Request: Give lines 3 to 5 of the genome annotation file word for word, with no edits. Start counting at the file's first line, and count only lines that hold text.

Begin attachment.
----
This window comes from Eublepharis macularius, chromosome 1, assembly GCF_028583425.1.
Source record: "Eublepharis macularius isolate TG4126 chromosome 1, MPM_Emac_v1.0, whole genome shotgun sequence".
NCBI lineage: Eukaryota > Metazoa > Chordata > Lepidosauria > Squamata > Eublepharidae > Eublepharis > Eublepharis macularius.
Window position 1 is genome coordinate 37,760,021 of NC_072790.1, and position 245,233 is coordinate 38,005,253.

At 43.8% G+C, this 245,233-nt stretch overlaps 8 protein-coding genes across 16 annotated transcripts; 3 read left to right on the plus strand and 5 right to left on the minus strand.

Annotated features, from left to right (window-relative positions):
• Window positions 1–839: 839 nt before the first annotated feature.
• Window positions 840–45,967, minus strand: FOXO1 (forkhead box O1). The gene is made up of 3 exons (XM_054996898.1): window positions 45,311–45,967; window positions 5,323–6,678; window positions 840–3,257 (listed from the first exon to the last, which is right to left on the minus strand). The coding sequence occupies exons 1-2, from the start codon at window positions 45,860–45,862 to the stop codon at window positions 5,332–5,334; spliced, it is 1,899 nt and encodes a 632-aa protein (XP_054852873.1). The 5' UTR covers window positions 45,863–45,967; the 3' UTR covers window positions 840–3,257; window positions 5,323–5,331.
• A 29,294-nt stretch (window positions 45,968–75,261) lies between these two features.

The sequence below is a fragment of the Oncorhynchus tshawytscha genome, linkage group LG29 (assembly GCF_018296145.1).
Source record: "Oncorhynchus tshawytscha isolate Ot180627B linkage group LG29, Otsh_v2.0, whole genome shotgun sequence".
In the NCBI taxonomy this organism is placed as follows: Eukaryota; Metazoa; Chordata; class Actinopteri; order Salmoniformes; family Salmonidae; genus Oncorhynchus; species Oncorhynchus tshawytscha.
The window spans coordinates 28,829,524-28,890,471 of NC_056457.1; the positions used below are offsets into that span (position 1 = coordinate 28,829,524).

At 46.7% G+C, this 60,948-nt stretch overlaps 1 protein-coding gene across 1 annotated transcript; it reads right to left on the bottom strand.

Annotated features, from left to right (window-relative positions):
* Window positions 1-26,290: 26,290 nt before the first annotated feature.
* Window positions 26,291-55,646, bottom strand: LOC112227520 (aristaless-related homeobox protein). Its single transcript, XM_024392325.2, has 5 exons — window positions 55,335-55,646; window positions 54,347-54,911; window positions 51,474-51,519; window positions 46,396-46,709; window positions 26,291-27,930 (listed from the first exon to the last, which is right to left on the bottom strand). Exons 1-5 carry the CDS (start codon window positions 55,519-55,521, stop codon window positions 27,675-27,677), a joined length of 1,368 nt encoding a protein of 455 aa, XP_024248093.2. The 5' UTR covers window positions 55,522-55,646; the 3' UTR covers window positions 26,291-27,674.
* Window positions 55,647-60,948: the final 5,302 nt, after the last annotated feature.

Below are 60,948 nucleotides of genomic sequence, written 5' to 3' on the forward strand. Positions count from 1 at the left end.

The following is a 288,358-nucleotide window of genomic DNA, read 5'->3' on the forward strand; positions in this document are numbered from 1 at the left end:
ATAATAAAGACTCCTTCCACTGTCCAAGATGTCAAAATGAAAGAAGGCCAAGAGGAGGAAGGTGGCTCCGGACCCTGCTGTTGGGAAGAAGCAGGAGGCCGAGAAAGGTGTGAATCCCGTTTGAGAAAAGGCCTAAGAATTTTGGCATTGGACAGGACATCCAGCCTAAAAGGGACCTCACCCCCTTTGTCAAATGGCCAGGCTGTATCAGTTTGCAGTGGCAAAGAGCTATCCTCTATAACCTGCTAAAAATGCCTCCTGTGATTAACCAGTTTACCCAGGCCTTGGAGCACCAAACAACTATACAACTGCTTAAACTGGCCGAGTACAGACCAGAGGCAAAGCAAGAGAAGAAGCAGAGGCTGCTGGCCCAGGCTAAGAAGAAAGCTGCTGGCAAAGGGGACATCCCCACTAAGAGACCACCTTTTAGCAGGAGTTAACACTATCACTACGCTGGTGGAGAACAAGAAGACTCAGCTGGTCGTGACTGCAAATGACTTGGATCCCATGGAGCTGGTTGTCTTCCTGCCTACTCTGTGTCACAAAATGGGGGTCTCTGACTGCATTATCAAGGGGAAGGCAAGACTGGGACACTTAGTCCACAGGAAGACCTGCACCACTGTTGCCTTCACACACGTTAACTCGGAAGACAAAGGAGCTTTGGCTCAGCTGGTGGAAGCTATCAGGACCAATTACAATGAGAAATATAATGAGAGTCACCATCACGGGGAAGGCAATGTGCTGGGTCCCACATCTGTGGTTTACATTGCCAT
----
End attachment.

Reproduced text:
NCBI lineage: Eukaryota > Metazoa > Chordata > Lepidosauria > Squamata > Eublepharidae > Eublepharis > Eublepharis macularius.
Window position 1 is genome coordinate 37,760,021 of NC_072790.1, and position 245,233 is coordinate 38,005,253.

At 43.8% G+C, this 245,233-nt stretch overlaps 8 protein-coding genes across 16 annotated transcripts; 3 read left to right on the plus strand and 5 right to left on the minus strand.